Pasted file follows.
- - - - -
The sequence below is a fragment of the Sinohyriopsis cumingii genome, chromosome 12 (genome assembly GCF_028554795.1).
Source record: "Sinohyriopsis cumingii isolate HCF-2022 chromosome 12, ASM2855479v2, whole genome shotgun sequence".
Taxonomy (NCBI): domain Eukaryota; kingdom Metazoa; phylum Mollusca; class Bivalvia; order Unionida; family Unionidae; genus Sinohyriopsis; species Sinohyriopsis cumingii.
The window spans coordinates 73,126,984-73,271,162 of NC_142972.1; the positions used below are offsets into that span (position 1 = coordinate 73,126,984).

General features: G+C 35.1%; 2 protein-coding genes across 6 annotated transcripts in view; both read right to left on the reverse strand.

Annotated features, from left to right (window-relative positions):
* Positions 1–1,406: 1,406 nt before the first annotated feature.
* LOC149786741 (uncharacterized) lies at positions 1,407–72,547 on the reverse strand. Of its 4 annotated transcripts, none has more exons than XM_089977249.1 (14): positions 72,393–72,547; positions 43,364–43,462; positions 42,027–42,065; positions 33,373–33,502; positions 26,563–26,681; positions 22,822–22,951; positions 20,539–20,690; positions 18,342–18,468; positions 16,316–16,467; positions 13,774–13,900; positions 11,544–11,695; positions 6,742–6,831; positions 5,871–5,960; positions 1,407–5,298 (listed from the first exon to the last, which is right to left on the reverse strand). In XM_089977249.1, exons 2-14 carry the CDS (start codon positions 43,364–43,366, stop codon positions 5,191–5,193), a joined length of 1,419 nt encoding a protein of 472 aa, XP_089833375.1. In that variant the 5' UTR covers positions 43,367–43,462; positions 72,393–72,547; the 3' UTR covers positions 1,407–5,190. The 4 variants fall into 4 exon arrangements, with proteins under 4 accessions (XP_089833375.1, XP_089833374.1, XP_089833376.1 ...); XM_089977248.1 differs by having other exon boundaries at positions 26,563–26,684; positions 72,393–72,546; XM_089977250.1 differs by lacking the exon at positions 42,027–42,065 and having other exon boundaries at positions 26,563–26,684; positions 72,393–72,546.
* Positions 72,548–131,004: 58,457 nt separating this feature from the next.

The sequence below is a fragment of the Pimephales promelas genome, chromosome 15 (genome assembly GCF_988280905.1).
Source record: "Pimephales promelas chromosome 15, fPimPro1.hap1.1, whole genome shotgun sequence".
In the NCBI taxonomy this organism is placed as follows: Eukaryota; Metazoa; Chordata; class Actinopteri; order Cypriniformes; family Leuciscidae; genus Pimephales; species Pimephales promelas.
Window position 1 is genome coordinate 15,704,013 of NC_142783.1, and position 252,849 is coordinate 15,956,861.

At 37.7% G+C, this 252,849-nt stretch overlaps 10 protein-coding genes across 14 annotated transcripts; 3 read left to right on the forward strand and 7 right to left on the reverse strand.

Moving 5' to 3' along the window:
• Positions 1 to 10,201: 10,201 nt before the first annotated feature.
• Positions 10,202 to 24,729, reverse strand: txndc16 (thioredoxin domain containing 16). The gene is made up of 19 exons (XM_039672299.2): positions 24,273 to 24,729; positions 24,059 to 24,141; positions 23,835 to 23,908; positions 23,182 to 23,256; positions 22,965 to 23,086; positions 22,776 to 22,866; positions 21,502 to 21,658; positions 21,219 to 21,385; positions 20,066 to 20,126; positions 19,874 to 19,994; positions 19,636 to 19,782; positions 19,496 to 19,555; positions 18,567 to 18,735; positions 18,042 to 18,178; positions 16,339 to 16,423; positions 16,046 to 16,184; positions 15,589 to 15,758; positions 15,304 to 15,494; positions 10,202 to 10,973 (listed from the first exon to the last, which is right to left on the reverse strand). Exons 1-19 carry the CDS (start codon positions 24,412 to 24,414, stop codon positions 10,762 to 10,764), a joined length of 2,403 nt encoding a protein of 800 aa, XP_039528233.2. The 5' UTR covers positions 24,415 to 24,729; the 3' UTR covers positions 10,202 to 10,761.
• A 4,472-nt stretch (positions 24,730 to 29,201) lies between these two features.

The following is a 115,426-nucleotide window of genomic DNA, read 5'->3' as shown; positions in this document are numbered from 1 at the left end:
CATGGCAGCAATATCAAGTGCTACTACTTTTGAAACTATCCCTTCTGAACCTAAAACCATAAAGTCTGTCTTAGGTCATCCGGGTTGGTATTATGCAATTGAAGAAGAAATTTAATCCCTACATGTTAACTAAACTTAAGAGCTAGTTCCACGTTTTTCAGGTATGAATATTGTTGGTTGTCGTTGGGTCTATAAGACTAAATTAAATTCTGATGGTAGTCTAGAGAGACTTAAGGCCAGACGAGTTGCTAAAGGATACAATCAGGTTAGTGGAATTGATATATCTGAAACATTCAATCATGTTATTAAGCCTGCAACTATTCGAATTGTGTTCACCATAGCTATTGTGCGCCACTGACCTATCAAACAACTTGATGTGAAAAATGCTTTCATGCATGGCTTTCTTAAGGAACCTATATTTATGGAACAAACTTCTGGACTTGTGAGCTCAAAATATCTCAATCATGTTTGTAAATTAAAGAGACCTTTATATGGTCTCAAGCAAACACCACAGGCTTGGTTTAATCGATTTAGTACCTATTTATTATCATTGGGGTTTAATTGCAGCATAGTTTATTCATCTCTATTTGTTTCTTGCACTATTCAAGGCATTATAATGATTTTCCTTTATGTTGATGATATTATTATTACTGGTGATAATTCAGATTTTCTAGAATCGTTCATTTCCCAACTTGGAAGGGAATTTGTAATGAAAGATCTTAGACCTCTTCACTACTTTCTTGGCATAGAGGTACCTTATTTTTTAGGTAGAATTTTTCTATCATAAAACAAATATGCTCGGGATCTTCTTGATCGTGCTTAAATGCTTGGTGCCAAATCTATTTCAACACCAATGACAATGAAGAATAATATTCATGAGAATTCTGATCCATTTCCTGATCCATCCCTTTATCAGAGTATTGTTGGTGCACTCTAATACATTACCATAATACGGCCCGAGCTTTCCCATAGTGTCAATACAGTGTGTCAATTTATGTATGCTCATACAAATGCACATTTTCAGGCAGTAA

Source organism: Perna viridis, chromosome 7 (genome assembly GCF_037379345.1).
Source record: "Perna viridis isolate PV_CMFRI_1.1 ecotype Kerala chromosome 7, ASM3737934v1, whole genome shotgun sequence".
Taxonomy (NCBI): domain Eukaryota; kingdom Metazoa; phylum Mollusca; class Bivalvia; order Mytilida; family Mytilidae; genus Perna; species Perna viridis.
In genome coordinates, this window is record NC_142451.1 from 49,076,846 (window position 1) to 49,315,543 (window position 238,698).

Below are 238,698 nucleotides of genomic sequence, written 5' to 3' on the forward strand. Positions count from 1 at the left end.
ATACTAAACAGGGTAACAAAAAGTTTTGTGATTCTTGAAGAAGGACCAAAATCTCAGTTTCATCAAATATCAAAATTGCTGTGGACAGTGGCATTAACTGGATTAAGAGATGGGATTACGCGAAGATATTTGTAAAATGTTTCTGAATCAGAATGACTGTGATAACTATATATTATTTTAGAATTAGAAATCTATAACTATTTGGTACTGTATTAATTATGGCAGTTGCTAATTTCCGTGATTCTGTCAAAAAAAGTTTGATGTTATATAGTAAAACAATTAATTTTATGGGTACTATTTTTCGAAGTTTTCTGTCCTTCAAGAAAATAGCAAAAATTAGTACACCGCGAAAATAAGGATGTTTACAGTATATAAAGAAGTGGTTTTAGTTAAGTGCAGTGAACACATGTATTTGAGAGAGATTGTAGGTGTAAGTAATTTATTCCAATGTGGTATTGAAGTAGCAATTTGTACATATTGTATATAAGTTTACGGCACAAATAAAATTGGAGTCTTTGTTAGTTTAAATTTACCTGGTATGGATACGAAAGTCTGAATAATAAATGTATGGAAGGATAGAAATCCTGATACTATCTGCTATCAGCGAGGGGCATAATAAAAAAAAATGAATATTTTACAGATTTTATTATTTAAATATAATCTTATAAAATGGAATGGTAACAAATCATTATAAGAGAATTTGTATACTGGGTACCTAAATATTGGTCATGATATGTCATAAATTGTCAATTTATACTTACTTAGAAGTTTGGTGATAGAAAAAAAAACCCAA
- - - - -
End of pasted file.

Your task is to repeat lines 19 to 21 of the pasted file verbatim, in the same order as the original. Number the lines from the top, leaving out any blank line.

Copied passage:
The following is a 115,426-nucleotide window of genomic DNA, read 5'->3' as shown; positions in this document are numbered from 1 at the left end:
CATGGCAGCAATATCAAGTGCTACTACTTTTGAAACTATCCCTTCTGAACCTAAAACCATAAAGTCTGTCTTAGGTCATCCGGGTTGGTATTATGCAATTGAAGAAGAAATTTAATCCCTACATGTTAACTAAACTTAAGAGCTAGTTCCACGTTTTTCAGGTATGAATATTGTTGGTTGTCGTTGGGTCTATAAGACTAAATTAAATTCTGATGGTAGTCTAGAGAGACTTAAGGCCAGACGAGTTGCTAAAGGATACAATCAGGTTAGTGGAATTGATATATCTGAAACATTCAATCATGTTATTAAGCCTGCAACTATTCGAATTGTGTTCACCATAGCTATTGTGCGCCACTGACCTATCAAACAACTTGATGTGAAAAATGCTTTCATGCATGGCTTTCTTAAGGAACCTATATTTATGGAACAAACTTCTGGACTTGTGAGCTCAAAATATCTCAATCATGTTTGTAAATTAAAGAGACCTTTATATGGTCTCAAGCAAACACCACAGGCTTGGTTTAATCGATTTAGTACCTATTTATTATCATTGGGGTTTAATTGCAGCATAGTTTATTCATCTCTATTTGTTTCTTGCACTATTCAAGGCATTATAATGATTTTCCTTTATGTTGATGATATTATTATTACTGGTGATAATTCAGATTTTCTAGAATCGTTCATTTCCCAACTTGGAAGGGAATTTGTAATGAAAGATCTTAGACCTCTTCACTACTTTCTTGGCATAGAGGTACCTTATTTTTTAGGTAGAATTTTTCTATCATAAAACAAATATGCTCGGGATCTTCTTGATCGTGCTTAAATGCTTGGTGCCAAATCTATTTCAACACCAATGACAATGAAGAATAATATTCATGAGAATTCTGATCCATTTCCTGATCCATCCCTTTATCAGAGTATTGTTGGTGCACTCTAATACATTACCATAATACGGCCCGAGCTTTCCCATAGTGTCAATACAGTGTGTCAATTTATGTATGCTCATACAAATGCACATTTTCAGGCAGTAA

Source organism: Perna viridis, chromosome 7 (genome assembly GCF_037379345.1).